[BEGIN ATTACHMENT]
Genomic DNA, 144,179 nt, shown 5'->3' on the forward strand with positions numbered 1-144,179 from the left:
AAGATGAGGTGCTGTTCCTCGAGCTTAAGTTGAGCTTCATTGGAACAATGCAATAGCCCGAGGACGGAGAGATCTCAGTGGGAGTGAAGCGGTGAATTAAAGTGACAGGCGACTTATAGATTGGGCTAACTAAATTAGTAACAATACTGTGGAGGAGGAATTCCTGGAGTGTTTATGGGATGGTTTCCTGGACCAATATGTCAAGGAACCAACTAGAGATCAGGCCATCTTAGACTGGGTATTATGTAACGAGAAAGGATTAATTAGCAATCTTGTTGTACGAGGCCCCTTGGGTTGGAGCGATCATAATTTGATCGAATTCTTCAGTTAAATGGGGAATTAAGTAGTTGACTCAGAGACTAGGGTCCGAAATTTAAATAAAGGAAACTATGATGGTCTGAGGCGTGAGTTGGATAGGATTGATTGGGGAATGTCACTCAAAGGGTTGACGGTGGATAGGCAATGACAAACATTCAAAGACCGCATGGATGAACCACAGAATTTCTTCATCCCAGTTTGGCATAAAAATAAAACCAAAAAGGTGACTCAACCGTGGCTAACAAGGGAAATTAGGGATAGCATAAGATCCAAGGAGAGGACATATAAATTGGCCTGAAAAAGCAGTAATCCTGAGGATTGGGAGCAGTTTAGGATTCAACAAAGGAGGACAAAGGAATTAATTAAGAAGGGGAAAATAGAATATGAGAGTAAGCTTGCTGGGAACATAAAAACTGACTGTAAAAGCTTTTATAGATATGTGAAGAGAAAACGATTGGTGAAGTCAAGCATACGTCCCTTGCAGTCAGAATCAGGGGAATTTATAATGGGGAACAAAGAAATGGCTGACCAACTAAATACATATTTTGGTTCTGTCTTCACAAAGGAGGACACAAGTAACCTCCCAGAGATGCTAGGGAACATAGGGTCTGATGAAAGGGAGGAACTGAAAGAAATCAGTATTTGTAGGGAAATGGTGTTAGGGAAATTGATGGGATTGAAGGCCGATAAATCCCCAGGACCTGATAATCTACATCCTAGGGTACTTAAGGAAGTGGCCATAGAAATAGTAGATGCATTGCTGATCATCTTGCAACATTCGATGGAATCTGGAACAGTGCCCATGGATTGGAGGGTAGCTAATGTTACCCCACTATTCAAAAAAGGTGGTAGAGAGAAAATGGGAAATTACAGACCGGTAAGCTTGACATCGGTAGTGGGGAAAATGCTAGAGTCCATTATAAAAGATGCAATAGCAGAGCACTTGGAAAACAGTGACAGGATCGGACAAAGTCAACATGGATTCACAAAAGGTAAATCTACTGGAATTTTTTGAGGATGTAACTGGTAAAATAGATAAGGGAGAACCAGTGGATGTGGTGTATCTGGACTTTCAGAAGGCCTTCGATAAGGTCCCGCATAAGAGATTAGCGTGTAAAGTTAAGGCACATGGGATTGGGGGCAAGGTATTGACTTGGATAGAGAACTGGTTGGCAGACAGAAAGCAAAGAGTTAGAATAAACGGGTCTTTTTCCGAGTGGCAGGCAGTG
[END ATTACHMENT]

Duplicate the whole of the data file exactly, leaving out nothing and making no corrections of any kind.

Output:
Genomic DNA, 144,179 nt, shown 5'->3' on the forward strand with positions numbered 1-144,179 from the left:
AAGATGAGGTGCTGTTCCTCGAGCTTAAGTTGAGCTTCATTGGAACAATGCAATAGCCCGAGGACGGAGAGATCTCAGTGGGAGTGAAGCGGTGAATTAAAGTGACAGGCGACTTATAGATTGGGCTAACTAAATTAGTAACAATACTGTGGAGGAGGAATTCCTGGAGTGTTTATGGGATGGTTTCCTGGACCAATATGTCAAGGAACCAACTAGAGATCAGGCCATCTTAGACTGGGTATTATGTAACGAGAAAGGATTAATTAGCAATCTTGTTGTACGAGGCCCCTTGGGTTGGAGCGATCATAATTTGATCGAATTCTTCAGTTAAATGGGGAATTAAGTAGTTGACTCAGAGACTAGGGTCCGAAATTTAAATAAAGGAAACTATGATGGTCTGAGGCGTGAGTTGGATAGGATTGATTGGGGAATGTCACTCAAAGGGTTGACGGTGGATAGGCAATGACAAACATTCAAAGACCGCATGGATGAACCACAGAATTTCTTCATCCCAGTTTGGCATAAAAATAAAACCAAAAAGGTGACTCAACCGTGGCTAACAAGGGAAATTAGGGATAGCATAAGATCCAAGGAGAGGACATATAAATTGGCCTGAAAAAGCAGTAATCCTGAGGATTGGGAGCAGTTTAGGATTCAACAAAGGAGGACAAAGGAATTAATTAAGAAGGGGAAAATAGAATATGAGAGTAAGCTTGCTGGGAACATAAAAACTGACTGTAAAAGCTTTTATAGATATGTGAAGAGAAAACGATTGGTGAAGTCAAGCATACGTCCCTTGCAGTCAGAATCAGGGGAATTTATAATGGGGAACAAAGAAATGGCTGACCAACTAAATACATATTTTGGTTCTGTCTTCACAAAGGAGGACACAAGTAACCTCCCAGAGATGCTAGGGAACATAGGGTCTGATGAAAGGGAGGAACTGAAAGAAATCAGTATTTGTAGGGAAATGGTGTTAGGGAAATTGATGGGATTGAAGGCCGATAAATCCCCAGGACCTGATAATCTACATCCTAGGGTACTTAAGGAAGTGGCCATAGAAATAGTAGATGCATTGCTGATCATCTTGCAACATTCGATGGAATCTGGAACAGTGCCCATGGATTGGAGGGTAGCTAATGTTACCCCACTATTCAAAAAAGGTGGTAGAGAGAAAATGGGAAATTACAGACCGGTAAGCTTGACATCGGTAGTGGGGAAAATGCTAGAGTCCATTATAAAAGATGCAATAGCAGAGCACTTGGAAAACAGTGACAGGATCGGACAAAGTCAACATGGATTCACAAAAGGTAAATCTACTGGAATTTTTTGAGGATGTAACTGGTAAAATAGATAAGGGAGAACCAGTGGATGTGGTGTATCTGGACTTTCAGAAGGCCTTCGATAAGGTCCCGCATAAGAGATTAGCGTGTAAAGTTAAGGCACATGGGATTGGGGGCAAGGTATTGACTTGGATAGAGAACTGGTTGGCAGACAGAAAGCAAAGAGTTAGAATAAACGGGTCTTTTTCCGAGTGGCAGGCAGTG